(* unary combinators *) 
        [ i             pop [joy] cons    i      ] 
        [ dip           pop [joy] cons    dip    ] 
        [ map           pop [joy] cons    map    ] 
        [ filter        pop [joy] cons    filter ] 
        [ ] ]                           (* provisional default *) 
      i ] 

The interpreter is getting close to its final shape now, but several things need to be fixed. Obviously the binary combinators have to be treated in a way that is similar to the unary ones: The two program parameters [P] and [Q] have to be replaced by [[P] joy] and [[Q] joy]. This is best done by using the app2 combinator as follows:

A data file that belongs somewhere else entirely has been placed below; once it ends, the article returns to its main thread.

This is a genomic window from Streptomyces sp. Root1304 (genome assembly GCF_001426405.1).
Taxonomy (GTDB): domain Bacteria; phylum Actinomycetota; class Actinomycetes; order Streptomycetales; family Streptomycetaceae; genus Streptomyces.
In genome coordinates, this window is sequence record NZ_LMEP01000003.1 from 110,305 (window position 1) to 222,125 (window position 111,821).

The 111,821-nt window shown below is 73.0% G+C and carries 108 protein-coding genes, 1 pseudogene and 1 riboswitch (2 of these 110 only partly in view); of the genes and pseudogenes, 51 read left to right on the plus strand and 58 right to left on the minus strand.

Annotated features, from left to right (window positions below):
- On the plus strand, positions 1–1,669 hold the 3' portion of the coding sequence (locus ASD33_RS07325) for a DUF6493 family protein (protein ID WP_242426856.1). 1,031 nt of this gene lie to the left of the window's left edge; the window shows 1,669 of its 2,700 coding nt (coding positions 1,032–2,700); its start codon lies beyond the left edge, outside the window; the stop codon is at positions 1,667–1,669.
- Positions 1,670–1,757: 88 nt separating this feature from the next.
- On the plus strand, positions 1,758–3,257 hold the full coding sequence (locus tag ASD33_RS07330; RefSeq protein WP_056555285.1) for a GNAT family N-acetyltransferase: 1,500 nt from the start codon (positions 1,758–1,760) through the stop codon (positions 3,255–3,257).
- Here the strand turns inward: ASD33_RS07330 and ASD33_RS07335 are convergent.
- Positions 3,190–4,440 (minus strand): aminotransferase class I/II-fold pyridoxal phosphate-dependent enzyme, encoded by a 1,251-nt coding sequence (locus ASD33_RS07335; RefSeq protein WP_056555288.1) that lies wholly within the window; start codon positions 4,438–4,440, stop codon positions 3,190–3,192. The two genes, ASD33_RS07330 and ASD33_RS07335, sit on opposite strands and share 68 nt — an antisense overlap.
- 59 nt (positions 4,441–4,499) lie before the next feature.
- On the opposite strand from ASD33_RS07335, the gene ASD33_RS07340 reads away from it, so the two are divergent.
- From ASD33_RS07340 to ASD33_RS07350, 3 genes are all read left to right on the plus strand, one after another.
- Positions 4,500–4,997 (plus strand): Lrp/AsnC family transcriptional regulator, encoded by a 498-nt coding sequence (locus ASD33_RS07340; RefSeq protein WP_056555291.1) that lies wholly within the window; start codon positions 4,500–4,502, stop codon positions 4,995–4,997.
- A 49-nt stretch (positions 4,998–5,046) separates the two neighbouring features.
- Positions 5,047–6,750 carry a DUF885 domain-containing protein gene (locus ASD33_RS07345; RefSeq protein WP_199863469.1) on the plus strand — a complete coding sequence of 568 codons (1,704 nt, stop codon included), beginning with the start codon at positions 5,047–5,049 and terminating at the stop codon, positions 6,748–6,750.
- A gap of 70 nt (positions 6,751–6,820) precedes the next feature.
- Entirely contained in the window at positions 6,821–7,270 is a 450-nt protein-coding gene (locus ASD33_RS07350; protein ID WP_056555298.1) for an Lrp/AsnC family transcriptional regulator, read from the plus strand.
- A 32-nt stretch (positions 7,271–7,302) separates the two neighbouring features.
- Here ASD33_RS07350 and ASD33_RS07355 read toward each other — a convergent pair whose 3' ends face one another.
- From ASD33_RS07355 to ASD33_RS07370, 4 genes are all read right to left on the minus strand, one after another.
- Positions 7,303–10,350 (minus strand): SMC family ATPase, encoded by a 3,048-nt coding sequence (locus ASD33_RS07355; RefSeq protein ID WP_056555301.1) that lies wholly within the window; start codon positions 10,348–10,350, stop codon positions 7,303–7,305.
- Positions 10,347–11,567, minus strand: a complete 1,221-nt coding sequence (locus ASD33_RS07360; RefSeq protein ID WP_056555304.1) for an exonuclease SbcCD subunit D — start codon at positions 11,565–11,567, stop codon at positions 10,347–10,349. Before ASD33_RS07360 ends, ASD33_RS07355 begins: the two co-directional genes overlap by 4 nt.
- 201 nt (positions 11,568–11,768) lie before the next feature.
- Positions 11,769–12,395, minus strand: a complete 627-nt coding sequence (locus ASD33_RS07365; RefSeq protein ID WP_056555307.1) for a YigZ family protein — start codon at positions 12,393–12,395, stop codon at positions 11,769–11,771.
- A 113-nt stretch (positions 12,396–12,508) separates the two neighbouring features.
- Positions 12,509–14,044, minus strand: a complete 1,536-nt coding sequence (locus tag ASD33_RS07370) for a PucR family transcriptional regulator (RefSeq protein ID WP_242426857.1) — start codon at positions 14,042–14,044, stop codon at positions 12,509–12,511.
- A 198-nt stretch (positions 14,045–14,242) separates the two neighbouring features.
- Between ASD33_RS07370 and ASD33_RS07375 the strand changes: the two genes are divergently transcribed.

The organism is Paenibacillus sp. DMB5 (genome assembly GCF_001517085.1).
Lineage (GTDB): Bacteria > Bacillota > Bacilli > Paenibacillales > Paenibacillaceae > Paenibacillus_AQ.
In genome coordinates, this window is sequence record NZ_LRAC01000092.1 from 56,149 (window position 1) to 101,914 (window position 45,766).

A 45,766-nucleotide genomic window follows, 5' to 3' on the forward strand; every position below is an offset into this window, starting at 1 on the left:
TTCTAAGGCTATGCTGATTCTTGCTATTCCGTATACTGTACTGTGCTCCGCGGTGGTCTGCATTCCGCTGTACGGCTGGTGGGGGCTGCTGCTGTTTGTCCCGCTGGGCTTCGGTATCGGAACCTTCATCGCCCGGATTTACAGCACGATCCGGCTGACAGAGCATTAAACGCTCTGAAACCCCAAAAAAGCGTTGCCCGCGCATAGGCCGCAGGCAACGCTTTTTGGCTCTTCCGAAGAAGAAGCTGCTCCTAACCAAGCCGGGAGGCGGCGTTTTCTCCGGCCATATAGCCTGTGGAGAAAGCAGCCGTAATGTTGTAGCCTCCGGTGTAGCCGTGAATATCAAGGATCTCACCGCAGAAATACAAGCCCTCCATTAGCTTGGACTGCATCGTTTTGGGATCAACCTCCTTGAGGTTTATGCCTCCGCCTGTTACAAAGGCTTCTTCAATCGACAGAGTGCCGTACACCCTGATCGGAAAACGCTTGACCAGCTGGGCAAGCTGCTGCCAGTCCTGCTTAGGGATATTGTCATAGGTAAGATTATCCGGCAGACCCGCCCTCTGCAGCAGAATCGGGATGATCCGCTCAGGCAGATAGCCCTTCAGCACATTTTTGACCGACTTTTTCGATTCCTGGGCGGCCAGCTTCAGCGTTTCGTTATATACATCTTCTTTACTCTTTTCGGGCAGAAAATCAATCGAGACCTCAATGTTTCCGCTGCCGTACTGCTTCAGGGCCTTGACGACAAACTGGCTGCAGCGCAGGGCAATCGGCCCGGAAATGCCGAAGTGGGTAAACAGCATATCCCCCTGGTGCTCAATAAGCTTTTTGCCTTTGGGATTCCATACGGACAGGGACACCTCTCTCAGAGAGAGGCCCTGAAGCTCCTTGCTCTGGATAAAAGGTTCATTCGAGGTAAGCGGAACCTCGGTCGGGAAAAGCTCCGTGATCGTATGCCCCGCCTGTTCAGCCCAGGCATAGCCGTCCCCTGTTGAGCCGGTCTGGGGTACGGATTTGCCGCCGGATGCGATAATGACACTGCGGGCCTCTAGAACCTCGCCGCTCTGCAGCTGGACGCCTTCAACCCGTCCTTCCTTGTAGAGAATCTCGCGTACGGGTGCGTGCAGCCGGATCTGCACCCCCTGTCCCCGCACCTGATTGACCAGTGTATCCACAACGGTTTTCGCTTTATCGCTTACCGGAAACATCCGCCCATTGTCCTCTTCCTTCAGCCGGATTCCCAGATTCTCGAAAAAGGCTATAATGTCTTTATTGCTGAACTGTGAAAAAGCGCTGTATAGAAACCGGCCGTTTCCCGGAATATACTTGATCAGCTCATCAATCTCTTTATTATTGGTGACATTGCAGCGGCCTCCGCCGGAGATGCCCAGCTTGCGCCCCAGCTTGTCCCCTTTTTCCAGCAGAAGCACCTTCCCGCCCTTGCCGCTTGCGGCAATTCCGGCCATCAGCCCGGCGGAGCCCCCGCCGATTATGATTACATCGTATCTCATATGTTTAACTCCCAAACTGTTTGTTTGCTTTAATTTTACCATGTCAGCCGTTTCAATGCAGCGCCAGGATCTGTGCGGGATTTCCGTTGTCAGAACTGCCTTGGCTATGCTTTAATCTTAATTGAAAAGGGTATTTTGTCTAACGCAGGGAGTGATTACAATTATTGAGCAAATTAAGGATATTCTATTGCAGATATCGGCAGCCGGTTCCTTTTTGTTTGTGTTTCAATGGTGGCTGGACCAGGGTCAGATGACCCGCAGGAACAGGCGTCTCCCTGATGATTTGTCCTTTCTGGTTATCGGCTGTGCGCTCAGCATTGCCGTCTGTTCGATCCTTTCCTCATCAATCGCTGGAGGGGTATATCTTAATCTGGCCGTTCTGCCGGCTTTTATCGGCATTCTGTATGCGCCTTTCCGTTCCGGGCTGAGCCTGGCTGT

[[joy] cons]  app2 
So for the binary combinators the cases look like this:
                                        (* binary combinators *) 
        [ branch        pop [[joy] cons] app2   branch ] 
        [ cleave        pop [[joy] cons] app2   cleave ] 
For the ternary combinators and quaternary combinators the pattern is much the same, there are now three or four program parameters that need to be modified. This is easily done using the app3 and app4 combinators to effect the modification.
                                        (* ternary combinators *) 
        [ ifte          pop [[joy] cons] app3   ifte ] 
                                        (* quaternary combinators *) 
        [ linrec        pop [[joy] cons] app4   linrec ] 
        [ binrec        pop [[joy] cons] app4   binrec ]